Understanding ambiguities in depth perception
Binocular vision allows us to gauge depth. For example a dot directly ahead of the left eye will be at an angle to the right that decreases with distance. So how, ask Eiichi Mitsukura and Shunji Satoh at the University of Electro-Communications in Tokyo, can we estimate the depth of black or white paper? With no pattern or texture on the paper there should be no way of determining its contours. They turned to the computational tools used for filling in blind spots for an answer.
The visual system fills in blind spots much like art restorers touch up paintings. Extrapolating surrounding areas can be used to fill in missing areas and algorithms have been devised from this intuitive principle for filling in missing parts of digital images.
In previous work Satoh expanded on the intuitive descriptions for filling in gaps in images using mathematical descriptions for images based on contours and flow lines. Their curvature, bias and divergence can be used to develop an algorithm for filling in blind spots that is in fact similar to those that describe physiological processes in the visual system as developed based on observed neural properties and mechanisms.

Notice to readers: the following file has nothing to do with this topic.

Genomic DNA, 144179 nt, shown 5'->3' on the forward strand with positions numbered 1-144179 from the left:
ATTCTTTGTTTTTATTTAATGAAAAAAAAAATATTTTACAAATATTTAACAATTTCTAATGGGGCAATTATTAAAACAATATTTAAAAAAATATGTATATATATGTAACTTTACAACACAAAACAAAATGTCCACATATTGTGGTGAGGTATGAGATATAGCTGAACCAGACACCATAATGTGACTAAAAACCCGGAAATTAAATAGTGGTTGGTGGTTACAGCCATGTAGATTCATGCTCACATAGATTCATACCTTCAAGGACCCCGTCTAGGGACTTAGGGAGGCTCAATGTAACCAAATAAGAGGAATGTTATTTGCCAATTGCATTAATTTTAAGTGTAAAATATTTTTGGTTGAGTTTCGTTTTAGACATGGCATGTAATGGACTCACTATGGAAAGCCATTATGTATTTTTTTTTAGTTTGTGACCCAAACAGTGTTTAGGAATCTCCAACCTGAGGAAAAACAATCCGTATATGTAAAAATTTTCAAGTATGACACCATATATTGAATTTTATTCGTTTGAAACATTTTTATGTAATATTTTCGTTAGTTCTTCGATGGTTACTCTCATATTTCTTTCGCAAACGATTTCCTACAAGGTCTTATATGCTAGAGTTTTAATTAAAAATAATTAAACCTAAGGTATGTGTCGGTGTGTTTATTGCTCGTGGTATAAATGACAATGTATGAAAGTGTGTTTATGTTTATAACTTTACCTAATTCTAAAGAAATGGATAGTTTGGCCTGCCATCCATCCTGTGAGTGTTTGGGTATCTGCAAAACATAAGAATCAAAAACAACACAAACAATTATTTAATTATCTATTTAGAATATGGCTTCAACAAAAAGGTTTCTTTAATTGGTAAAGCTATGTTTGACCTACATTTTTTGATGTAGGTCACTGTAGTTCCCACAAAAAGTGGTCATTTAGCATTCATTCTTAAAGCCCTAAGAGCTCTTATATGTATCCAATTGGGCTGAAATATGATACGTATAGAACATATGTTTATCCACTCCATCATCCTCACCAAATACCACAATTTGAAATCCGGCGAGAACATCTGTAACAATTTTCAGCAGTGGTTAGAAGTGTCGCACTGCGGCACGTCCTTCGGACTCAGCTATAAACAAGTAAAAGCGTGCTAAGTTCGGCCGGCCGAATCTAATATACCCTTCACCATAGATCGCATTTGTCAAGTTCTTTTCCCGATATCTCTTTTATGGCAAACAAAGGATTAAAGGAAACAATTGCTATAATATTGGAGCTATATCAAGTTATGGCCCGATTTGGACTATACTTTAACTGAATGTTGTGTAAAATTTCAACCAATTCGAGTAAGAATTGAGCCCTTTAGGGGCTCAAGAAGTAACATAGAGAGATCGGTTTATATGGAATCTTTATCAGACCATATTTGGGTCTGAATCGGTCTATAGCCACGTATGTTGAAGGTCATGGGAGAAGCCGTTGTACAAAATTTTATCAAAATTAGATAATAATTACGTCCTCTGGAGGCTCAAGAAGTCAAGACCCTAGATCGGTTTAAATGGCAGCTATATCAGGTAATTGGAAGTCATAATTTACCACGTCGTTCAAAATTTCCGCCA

In a recent paper Mitsukura and Satoh apply similar mathematical descriptions used for blind spot image in-filling, to fill in depth details. Similar to the human visual system, the model successfully distinguishes folds from curves.
More information: Satoh S "Computational identity between digital image inpainting and filling-in process at the blind spot." Neural Computing and Applications 21, 613-621 (2012) DOI: 10.1007/s00521-011-0646-y
Mitsukura E & Satoh S "Computational study of depth perception for an ambiguous image region: How can we estimate the depth of black or white paper?" M. Lee et al. (Eds.): ICONIP 2013, Part III, LNCS 8228, pp. 225-232, 2013. (Springer-Verlag, Berlin Heidelberg, 2013)